Missouri Synod | Norwalk, CT

July 26, 2020

Begins Min. 18:30 of Divine Service (Watch Now)

SCRIPTURES – Ps. 105; Deut. 7:6-9; Rom. 8:28-39; Matthew 13:44-52

      We know that for those who love God all things work together for good, for those who are called according to his purpose. For those whom he foreknew he also predestined to be conformed to the image of his Son. Rom. 8:28-29

When you were in school, did you ever have a kid in your class who knew all the answers? When the teacher asked a question, you knew whose hand would shoot up: “Ooh, I know! I know!” Now: did you ever imagine that that kid… that irritating kid… would be you? Did you ever think that God wants you to be that kid?

“We know that for those who love God …” Paul is including you – the reader and hearer of his letter, his fellow Christian – in what he asserts. “We know…” Speak confidently about God! Be a confident Christian! “We know…” Yes… but, what do we know? “We know that for those who love God all things work together for good.”

I shared those words with Bob Van Orsdel and his family on Thursday. Bob didn’t say anything, for he was unaware and unresponsive at that point. Still, I shared them, because Bob’s condition is included in those words. When Paul wrote, “We know that for those who love God all things work together for good,” he didn’t have in mind primarily things that we desire. I mean, who needs to be convinced that things we desire will bring us good?

  • In one of my favorite musicals, Fiddler On The Roof, Tevye’s future son-in-law, the young communist Perchik, says to him, “Money is the world’s curse.” Tevye says to him, “May the Lord smite me with it! And may I never recover!”

Of course we want things we consider to be good to happen to us, and we’re glad when they do. What we can be confident of as Christians is that God will cause even what we see as bad – finally, even death – to benefit us. With Paul, we all can, and should, say: “I am sure that neither death nor life, nor angels nor rulers, nor things present nor things to come, nor powers, nor height nor depth, nor anything else in all creation, will be able to separate us from the love of God in Christ Jesus our Lord.”

Paul had many things besides death in mind. For instance, he speaks of opposition from people. He asks: “If God is for us, who can be against us? Who shall bring any charge against God’s elect?” Paul perhaps had in mind charges that had been lodged against the Christians in Rome. You see, years before, on the day of Pentecost, when the Holy Spirit came down upon Jesus’ disciples in Jerusalem, they proclaimed to crowds of people – including visitors from Rome, Acts 2:10 tells us – that Jesus was the promised Messiah and the Savior of all people by His death and resurrection. Those Jews from Rome who heard and believed must have shared this message with people in their synagogues when they went back to Rome, for, years later, when Paul wrote to the Romans, he greeted 26 fellow Christians by name. Well, we know from Paul’s mission trips what so often happened when the message of Jesus was proclaimed in synagogues: opposition and strife arose. This probably happened in Rome, for in A.D. 49, several years before Paul wrote his letter to the Romans, the Emperor Claudius ordered all Jews to be expelled from Rome. As followers of a Jewish man, Christians were also considered to be Jews, and so were also expelled. Why did Claudius order this expulsion? Because “the Jews constantly made disturbances at the instigation of Chrestus,” wrote the Roman historian Suetonius (Vita Claudius, 25.4, cited in Romans 1-8, Middendorf, p. 10). Chrestus – Christ – was causing problems! His followers would not join their neighbors in the worship of the Emperor, or in other public religious ceremonies, and so they were viewed as unbelievers and troublers of society.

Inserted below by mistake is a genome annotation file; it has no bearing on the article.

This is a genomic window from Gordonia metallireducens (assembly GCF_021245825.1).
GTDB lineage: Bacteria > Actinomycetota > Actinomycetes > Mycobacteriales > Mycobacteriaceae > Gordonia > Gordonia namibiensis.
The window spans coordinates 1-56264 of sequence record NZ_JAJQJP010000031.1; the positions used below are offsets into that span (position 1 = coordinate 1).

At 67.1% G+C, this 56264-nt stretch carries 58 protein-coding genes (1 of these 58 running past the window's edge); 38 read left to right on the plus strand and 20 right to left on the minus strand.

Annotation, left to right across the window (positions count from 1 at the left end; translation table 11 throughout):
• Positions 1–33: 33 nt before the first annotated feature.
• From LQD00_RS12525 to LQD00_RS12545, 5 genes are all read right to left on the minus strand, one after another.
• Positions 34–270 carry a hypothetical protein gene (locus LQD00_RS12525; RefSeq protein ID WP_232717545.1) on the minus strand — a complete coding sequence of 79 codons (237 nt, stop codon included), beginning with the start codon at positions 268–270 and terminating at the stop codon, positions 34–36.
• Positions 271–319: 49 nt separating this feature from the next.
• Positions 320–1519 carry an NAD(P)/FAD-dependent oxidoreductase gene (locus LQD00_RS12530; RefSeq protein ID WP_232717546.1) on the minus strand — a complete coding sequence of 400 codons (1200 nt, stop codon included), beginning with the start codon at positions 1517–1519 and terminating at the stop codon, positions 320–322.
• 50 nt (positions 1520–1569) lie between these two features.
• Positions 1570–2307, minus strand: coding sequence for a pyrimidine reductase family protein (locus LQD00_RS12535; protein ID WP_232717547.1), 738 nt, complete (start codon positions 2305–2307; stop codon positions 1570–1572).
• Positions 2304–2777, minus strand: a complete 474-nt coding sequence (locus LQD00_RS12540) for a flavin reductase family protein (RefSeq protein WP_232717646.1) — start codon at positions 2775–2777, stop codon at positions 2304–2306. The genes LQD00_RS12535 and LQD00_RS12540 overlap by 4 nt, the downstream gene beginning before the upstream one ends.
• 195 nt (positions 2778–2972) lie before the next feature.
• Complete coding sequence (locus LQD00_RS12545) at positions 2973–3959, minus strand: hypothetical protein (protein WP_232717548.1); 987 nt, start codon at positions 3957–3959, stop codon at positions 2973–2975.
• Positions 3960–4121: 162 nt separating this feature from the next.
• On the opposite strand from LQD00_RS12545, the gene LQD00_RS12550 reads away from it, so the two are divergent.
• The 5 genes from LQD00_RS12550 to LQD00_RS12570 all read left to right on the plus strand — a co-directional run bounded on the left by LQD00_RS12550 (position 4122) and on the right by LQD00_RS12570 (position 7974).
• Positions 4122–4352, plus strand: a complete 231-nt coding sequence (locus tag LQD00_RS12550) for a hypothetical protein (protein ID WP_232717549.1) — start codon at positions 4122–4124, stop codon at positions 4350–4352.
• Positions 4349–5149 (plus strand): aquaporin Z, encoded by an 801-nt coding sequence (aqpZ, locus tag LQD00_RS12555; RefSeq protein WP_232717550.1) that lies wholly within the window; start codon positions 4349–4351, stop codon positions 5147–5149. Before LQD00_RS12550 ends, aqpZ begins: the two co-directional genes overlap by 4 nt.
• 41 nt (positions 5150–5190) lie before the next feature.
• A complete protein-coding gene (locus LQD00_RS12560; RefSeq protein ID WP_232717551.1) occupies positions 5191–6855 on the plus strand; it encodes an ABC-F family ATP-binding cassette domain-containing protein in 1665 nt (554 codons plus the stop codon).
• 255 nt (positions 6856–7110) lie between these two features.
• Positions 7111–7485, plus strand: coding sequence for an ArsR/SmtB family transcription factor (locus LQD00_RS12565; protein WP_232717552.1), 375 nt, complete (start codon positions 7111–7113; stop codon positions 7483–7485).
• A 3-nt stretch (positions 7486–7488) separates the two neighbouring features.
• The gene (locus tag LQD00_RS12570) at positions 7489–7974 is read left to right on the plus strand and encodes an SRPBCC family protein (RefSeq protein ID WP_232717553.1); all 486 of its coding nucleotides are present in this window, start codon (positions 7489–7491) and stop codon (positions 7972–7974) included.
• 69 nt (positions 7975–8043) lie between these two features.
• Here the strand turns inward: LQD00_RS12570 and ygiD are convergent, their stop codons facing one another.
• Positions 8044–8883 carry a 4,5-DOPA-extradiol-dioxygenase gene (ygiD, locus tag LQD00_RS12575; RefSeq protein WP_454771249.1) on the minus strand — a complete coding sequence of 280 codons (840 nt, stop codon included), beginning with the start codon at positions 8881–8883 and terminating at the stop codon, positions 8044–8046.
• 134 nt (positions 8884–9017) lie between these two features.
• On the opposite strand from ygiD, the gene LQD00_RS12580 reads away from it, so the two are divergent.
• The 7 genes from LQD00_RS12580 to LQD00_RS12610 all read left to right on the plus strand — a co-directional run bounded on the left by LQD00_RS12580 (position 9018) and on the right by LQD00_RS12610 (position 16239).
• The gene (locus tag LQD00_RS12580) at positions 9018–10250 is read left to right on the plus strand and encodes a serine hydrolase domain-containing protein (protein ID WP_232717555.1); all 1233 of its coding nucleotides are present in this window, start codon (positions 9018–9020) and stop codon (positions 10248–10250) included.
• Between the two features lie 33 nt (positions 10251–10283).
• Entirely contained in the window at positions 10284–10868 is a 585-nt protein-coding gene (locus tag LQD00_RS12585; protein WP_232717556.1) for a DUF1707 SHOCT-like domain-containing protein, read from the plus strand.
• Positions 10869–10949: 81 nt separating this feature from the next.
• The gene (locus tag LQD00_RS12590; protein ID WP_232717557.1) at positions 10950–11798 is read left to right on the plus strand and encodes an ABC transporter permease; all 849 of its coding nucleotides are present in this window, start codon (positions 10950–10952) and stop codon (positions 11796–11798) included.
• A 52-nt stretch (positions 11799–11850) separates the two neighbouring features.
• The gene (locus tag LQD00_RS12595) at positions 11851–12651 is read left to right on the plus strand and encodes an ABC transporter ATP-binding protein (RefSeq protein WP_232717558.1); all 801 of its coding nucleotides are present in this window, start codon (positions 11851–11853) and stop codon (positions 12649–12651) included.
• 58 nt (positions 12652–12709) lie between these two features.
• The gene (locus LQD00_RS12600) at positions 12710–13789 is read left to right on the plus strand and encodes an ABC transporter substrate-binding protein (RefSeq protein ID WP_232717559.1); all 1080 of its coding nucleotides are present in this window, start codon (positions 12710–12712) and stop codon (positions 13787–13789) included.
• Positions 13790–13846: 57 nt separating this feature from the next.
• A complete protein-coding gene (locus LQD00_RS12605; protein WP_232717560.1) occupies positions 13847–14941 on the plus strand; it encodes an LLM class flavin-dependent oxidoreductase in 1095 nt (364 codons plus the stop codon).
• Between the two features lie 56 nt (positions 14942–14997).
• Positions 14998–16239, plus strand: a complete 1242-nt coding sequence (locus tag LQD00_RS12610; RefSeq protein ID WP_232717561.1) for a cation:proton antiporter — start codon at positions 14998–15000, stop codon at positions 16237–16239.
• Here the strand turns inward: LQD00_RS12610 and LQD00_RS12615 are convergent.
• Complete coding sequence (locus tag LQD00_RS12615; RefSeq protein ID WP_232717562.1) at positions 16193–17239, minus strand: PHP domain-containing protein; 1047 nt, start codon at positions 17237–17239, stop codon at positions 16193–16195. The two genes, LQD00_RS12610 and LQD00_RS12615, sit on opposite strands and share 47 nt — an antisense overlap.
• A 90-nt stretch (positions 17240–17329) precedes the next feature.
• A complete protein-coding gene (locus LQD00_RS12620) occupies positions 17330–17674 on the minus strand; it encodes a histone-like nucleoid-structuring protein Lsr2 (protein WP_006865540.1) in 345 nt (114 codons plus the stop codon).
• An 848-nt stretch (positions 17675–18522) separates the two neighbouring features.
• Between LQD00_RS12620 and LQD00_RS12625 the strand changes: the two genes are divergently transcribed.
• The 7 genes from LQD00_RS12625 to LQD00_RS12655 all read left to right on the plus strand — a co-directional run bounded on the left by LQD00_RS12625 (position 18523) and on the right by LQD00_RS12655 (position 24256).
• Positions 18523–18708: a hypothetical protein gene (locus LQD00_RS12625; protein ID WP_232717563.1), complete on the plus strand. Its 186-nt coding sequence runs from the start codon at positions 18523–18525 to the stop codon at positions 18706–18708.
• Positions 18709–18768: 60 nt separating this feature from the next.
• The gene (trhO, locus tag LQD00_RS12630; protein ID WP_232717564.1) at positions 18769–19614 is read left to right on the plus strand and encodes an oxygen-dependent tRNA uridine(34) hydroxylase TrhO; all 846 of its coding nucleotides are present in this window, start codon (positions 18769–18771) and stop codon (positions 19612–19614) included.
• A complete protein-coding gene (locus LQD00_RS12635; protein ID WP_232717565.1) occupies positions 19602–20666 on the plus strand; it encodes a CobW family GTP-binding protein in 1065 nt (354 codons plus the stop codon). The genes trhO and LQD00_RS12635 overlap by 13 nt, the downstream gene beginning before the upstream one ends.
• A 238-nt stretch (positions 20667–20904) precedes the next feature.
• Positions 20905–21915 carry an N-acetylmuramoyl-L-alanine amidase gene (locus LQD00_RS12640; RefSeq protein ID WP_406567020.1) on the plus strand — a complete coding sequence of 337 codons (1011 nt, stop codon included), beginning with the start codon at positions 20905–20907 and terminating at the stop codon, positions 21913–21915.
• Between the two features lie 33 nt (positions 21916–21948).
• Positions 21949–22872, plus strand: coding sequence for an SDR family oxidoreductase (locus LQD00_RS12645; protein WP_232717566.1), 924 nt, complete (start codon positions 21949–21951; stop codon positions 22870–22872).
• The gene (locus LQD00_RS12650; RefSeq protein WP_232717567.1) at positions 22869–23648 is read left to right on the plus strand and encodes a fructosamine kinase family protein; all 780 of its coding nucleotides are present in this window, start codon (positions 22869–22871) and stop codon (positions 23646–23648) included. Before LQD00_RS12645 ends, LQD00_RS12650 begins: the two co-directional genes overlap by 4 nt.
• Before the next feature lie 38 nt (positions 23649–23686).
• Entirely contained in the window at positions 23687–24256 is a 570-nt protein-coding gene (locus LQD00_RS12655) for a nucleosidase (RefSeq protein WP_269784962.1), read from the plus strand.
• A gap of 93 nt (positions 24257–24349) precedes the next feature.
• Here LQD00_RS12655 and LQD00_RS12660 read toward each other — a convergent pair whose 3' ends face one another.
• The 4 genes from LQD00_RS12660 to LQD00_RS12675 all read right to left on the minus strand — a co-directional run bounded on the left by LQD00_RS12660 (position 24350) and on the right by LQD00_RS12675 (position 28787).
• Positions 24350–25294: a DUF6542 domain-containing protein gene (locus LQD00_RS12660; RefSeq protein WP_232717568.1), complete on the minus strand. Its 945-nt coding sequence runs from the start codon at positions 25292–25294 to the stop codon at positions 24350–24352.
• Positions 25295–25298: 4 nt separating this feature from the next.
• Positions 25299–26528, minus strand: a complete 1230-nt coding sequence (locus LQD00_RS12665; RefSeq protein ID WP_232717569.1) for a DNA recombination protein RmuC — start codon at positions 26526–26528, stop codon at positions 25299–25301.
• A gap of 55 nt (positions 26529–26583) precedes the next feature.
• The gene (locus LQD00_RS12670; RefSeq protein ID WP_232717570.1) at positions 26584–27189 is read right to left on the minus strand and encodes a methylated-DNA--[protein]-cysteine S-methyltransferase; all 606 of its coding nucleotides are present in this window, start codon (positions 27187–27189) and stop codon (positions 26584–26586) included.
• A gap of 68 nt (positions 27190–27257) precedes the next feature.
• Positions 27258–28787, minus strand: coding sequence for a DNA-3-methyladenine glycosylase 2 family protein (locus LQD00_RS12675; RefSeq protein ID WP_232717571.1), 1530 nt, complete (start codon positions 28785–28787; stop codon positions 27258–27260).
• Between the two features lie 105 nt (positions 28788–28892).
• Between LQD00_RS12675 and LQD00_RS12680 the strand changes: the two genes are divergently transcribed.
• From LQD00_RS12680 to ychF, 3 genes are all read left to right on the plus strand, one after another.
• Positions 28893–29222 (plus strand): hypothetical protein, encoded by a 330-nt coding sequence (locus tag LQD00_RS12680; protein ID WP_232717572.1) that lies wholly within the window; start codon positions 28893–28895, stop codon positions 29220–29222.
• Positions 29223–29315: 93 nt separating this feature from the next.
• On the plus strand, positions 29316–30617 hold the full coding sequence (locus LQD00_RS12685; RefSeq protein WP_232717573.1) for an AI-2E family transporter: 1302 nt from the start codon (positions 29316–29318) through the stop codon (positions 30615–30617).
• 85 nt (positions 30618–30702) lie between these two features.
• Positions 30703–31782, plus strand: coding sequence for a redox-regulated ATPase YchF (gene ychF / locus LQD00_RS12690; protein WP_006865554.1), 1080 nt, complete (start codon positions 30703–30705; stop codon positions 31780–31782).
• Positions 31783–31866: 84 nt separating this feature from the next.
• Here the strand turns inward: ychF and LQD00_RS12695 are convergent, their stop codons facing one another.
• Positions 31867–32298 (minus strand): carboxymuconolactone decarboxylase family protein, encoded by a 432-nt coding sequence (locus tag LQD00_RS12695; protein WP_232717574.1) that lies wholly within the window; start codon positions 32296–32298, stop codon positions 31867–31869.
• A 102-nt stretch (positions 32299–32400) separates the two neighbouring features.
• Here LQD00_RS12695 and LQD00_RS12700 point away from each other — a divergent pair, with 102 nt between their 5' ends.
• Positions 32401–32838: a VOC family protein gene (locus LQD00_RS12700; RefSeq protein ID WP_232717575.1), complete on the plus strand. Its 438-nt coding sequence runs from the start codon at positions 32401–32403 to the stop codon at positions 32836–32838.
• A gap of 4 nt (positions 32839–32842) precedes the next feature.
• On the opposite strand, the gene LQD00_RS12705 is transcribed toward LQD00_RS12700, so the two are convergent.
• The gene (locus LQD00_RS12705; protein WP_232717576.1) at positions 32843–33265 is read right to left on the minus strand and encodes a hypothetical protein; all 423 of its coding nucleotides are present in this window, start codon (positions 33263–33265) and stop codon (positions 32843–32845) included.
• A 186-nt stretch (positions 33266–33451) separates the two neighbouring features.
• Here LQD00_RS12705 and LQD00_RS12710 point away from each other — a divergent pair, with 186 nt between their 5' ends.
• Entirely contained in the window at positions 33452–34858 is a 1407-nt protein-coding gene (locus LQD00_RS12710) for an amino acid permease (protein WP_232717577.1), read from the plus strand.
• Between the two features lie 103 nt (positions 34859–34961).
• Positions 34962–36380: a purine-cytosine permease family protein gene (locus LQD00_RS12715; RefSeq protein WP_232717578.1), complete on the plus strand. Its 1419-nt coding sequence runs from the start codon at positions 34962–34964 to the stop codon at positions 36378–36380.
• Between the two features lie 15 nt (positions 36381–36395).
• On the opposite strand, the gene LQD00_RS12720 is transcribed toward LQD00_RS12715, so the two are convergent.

Have you ever been accused of being a troublemaker because of your faith? Because, for instance, you say with certainty the Bible is true? Or, that salvation is in Jesus alone, and so reject the idea that all religions lead to heaven, or that God will welcome you as long as you’re a decent person? Have you been rebuked for confidently stating that every life matters and is precious to God, including the infant in the womb? If you do more than just go to church but actually live out and speak of your faith in Jesus, you will be accused and spoken against by people. Count on it.